National Strategy for Accelerating Genetic and Genomic Medicine in Ireland

The National Strategy for Accelerating Genetic and Genomic Medicine in Ireland is our first single national strategy for genetics and genomics services, encompassing care provided across acute, primary and community settings and spanning all ages. Through implementation of the National Strategy, the HSE is working to improve genetics and genomics services offered in Ireland, and striving to deliver a world-class patient and family-centred service that aligns with the values of Sláintecare through its focus on equity of access and improved patient outcomes.

The strategy will enhance the genetic and genomic workforce through the provision of additional frontline resources trained in genetic specialties: clinical geneticists, genetic counsellors, and genetic resource associates. A national education programme will build on current expertise and improve genetic/genomic literacy across health professionals and the public.

The strategy also creates a new National Genetics and Genomics Office with responsibility for the oversight and coordination of genetic services. This new office will work with the Department of Health to ensure policies are in place to make the services ethical and inclusive.

The key strategic areas of focus for the development of Ireland’s genetics and genomics service are:

  • Coordinating a national approach to genetics and genomics: The National Genetics and Genomics Office will oversee all aspects of genetic and genomic clinical service and research activities, and engage with key stakeholders to ensure any policy and legislative gaps are addressed. The NGGO is also responsible for driving the implementation of the National Strategy.
  • Ensuring Patient and Public Involvement (PPI) and Partnerships: Patient and Public Involvement will be fundamental to the successful implementation of the National Strategy and the development of a sustainable and equitable patient and family centred genetics and genomics service. Key to this is increasing awareness of and literacy in genetics and genomics among the public and patients. By empowering patients and the public, we will ensure that the development of the future consent process for genetics and genomics is reflective of their values and perspectives while ensuring alignment with best practice.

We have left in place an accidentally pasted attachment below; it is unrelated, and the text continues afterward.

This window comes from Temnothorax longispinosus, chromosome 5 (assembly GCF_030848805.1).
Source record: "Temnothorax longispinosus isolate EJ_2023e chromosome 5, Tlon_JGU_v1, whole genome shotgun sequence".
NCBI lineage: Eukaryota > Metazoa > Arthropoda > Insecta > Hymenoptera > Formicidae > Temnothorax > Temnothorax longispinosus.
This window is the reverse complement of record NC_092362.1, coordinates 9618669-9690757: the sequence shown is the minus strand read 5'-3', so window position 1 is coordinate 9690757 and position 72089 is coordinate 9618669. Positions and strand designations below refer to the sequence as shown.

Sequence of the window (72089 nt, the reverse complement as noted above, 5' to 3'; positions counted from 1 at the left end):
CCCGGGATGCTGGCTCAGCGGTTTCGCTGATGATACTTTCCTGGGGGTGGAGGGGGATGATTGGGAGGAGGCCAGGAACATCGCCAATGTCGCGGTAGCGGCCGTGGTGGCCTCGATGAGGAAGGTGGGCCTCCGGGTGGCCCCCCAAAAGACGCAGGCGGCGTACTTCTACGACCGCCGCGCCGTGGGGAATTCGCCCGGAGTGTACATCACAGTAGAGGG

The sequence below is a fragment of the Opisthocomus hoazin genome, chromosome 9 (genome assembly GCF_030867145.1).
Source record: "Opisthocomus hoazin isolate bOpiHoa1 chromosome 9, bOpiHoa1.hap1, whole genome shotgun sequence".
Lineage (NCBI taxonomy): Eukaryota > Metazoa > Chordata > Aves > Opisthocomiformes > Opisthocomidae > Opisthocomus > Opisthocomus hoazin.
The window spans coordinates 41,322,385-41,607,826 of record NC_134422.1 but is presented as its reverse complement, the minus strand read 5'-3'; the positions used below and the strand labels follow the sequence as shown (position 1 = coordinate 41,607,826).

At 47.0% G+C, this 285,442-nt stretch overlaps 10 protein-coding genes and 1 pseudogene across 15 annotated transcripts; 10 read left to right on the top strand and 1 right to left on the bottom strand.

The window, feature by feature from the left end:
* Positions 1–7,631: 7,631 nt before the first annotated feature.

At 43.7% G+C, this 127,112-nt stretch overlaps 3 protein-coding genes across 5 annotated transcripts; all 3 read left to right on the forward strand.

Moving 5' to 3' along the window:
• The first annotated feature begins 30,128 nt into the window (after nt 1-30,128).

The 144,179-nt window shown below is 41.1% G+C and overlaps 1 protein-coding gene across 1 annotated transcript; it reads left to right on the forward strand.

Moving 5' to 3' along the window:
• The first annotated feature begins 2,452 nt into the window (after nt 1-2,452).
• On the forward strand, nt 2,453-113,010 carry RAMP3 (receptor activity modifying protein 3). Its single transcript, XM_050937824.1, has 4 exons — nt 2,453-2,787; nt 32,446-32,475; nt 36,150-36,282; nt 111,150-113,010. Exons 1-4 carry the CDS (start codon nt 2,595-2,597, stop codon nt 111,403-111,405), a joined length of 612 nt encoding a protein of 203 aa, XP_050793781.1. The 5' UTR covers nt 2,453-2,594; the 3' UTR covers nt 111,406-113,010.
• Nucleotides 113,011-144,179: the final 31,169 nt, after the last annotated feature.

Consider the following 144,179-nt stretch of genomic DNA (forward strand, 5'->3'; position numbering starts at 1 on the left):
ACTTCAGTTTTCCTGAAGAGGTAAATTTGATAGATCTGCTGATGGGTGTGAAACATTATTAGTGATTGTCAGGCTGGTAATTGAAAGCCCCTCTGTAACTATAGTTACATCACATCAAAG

• Building the genetics and genomics workforce for the future: A multi-disciplinary workforce plan will support recruitment, retention, education and career development of the current and future specialised workforce which includes genetic counsellors and clinical scientists. Staff will be supported and have opportunities to develop specialised knowledge and skills in genetics and genomics.
  • Enhancing genetic and genomic clinical services: There is a need to continue the transition of genetics and genomics into routine service delivery and support the timely use of effective, evidence-based genetic and genomic tests. This will enable the development of locally integrated, multidisciplinary, patient and family centred diagnostic and care pathways.
  • Strengthening infrastructures to drive advances in genetics and genomics: Supporting infrastructure is needed to collect, test, store, process and analyse samples for both patient care and ongoing research applications. To strengthen data infrastructure, existing genetic and genomic data capacity and capability will be reviewed. There will be continued work toward the establishment of a secure, scalable, and accessible data and analytical infrastructure to support clinical service delivery, bioinformatics, data access, and research. Continued work on further infrastructure implementation will be carried out to support clinical service delivery.

Strategy implementation priorities for 2024:

  1. Development of a National Genomic Test Directory for Rare and Inherited Diseases;
  2. Development of a National Genetic and Genomic Workforce Plan;
  3. Continued communications and Patient and Public Involvement (PPI) activity;
  4. Continued development of equitable national genetics and genomics services, including clinical genetics services, genomics laboratory capabilities and associated bioinformatics;
  5. Development of a national genetic and genomic data and technology roadmap with input through engagement with NCCP, NRDO and NWIHP;
  6. Continue to collaborate with research initiatives including Genomic Data Infrastructure and Genome of Ireland, and internationally through participation in the 1+Million Genome (1+MG) European project.